BANGKOK – Thailand’s Foundation for Consumers announced yesterday that many food supplement companies claims to help with weight loss or sexual potency and distributed via popular online platforms contain dangerous drugs.
The foundation said that these food supplements are sold online via Lazada, WeMall, Shopee, 411estore as well as Watsons and that apart from risking their health, buyers may also face legal action if they are found to have these items in their possession, The Nation reports.
The foundation called on Food and Drug Administration (FDA) yesterday to impose the harshest penalties possible on the sellers.
The call followed tests conducted by the foundation’s Chalad Sue (Smart Buying) magazine, which found that many food supplements being sold online were harmful. The magazine’s product-and -service-monitoring project, recently examined 15 weight-loss supplements advertised online.
Three products – sold under S-Line, Chaliew2 and Deli by NQ Brand – were found to contain the psychoactive agent sibutramine, which is usually used to treat depression.
The side-effects, however, are high blood pressure, risk of stroke and heart problems.
Under the law, sellers of sibutramine can face a jail term of four to 20 years plus fines of Bt400,000 to Bt2 million. Those found to be in possession of the drug are liable to a jail term of one to five years and/or a fine of Bt10,000 to Bt100,000. Consumers can also face a jail term of up to three years and/or a maximum fine of Bt60,000.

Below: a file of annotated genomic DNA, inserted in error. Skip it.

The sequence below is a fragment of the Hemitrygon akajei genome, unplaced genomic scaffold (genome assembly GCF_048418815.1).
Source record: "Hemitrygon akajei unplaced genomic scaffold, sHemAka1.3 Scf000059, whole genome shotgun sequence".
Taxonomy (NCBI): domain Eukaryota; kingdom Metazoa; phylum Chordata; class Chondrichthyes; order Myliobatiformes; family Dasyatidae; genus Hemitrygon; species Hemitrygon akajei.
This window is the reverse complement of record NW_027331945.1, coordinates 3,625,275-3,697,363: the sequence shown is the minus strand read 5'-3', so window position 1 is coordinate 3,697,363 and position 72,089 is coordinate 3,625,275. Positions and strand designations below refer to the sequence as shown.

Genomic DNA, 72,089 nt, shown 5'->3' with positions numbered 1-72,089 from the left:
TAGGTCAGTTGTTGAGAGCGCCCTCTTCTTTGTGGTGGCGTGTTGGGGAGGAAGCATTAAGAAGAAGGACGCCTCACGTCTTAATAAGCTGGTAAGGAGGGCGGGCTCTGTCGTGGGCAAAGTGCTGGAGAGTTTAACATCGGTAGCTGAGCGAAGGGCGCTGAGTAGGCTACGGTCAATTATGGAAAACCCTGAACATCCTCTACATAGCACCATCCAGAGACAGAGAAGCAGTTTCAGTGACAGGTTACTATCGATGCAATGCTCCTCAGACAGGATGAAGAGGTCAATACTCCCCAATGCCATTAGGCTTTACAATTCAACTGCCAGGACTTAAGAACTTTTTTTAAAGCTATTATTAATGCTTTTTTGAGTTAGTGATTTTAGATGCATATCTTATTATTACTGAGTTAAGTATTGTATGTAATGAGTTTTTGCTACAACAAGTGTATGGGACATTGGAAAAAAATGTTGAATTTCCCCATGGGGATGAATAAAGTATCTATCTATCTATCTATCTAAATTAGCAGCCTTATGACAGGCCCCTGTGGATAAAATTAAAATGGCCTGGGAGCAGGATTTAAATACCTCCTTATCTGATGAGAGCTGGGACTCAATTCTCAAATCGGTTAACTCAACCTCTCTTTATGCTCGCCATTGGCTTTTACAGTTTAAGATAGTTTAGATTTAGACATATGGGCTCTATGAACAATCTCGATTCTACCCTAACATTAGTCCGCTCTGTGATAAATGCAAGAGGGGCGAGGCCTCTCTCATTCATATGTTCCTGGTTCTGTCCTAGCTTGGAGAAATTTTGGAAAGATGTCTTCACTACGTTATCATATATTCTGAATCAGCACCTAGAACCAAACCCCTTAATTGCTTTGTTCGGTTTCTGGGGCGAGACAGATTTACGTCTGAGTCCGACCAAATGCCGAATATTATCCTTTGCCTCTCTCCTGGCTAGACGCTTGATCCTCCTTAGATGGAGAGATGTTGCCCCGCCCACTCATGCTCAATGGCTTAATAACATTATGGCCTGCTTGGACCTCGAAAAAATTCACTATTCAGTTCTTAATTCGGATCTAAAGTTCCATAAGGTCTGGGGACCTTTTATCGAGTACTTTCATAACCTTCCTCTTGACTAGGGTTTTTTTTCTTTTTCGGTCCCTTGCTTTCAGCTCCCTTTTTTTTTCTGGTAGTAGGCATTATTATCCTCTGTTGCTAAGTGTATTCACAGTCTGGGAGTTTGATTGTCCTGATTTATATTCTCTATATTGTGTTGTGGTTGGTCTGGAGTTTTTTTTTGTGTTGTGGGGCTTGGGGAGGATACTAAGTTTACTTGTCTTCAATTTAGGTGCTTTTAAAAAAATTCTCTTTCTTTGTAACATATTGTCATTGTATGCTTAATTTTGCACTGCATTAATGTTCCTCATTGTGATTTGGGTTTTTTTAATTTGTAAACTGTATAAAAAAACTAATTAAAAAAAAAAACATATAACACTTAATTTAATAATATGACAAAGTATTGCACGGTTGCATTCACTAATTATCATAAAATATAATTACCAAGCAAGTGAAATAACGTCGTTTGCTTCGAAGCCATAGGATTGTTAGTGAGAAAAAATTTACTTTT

The project also examined 10 supplements that claim to address impotency. Supplements sold under the brands Draco, Plays, MO CHA, So Cool, OMG, CHU, Vitalmax and Vitality Reborn were found to contain the controlled substances, sildenafil, tadalafil or vardenafil, that have severe side-effects such as headaches, sudden hypotension and arrhythmia. These products can prove to be fatal if used by people with heart problems, blood-pressure issues or diabetes.
The Foundation of Consumers said that though sildenafil, tadalafil, and vardenafil can be sold to consumers, the FDA should still take action against those selling supplements tainted with these substances.
“Since they contain drugs, these products cannot be considered pure food supplements according to the Foods Act of BE 2522,” the foundation said, adding that the sellers should face up to two years in jail and a fine of Bt20,000.
“They should also be held responsible for violating legal stipulations on labelling,” it added.
Offences related to false labelling are punishable by six months to 10 years in jail plus a fine of Bt5,000 to Bt100,000.